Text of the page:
From The Editor's Desk: What happens to Yin Mandira when Yang Raj goes away...


Many years ago, more years than I can remember, I had lunch with Mandira Bedi and Raj Kaushal at their Bandra home. Mandira was cooking. That was the reason. Or the occasion. Vir and Tara, their lovely kids, were not on the scene as yet. They were early into their marriage. A fun couple, utterly and entirely in love with each other. It showed in the way Raj poured out a glass of her favourite wine, the Italian bubbly Asti Spumente, from his well-appointed bar.

In her little kitchen into which sunlight streamed and where two shy Nepali boys stood in attendance like sous chefs, Mandira Bedi cooked lunch by referring with fierce concentration to a diary crammed with home recipes authored by her mother. The lunch was eclectic. Pepper Mutton with Pav from a nearby bakery; a Kaali Dal her mother perfected for parties, known as Party Dal, with home-made Rotis; and, a sinfully rich and gooey Coconut Cake.

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Mandira was a vegetarian. “I don’t even taste non-vegetarian food so I have no andaza while cooking,” she said. “That’s why I must follow a recipe. But my cooking is still very creative. To put things in at the right time is a work of art.” Raj swore by her cooking. “She’s fabulous,” he said, “what I like about Mandu is that she gets everything just right. She doesn’t go overboard on the spices or oil. I’d gladly have her cooking 24/7.”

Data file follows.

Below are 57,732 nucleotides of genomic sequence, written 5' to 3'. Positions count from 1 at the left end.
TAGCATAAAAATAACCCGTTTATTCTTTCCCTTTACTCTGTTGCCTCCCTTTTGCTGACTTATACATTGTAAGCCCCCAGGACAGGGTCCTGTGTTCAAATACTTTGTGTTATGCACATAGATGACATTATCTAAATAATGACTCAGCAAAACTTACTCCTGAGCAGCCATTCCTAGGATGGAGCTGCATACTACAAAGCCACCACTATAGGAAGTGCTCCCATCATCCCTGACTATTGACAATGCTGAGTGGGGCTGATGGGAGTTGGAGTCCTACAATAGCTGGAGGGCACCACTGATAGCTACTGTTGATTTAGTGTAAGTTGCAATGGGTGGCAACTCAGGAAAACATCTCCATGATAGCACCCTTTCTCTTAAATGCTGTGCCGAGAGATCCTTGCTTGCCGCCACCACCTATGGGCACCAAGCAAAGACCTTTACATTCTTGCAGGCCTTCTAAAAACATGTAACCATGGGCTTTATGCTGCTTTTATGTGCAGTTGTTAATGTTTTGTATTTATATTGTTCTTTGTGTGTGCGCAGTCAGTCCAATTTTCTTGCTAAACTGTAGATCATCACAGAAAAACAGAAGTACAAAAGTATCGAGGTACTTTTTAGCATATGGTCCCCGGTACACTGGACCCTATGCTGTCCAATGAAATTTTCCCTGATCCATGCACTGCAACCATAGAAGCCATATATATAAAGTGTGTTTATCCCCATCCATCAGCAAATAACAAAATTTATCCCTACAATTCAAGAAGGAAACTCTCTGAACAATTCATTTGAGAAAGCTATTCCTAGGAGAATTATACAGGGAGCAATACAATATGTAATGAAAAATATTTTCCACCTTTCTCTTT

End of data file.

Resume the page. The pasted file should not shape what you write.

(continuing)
Mandira is, and even then was, a fitness freak. Raj was a Mutton Biryani, Butter Chicken and Roti person; she was happy with Broccoli, Mushroom, Soya sticks in a dip, that kind of healthy stuff. And chocolate, she couldn’t get enough. He was into singe malts. Her tastes ran more to Vodka and fine wines. They were like Yin and Yang. I remember coming away with that impression from lunch. 

Yesterday, I too reacted with shock at Raj’s sudden death. Pictures and videos on social media confirmed my disbelief. If ever grief and heart-break had a face, it was Mandira’s as brokenly and unconventionally she led the funeral rites. The most painful goodbyes are the ones that are never expected and never said. How will she explain this to her young son and the daughter she last year adopted? What happens to Ying when Yang goes away?

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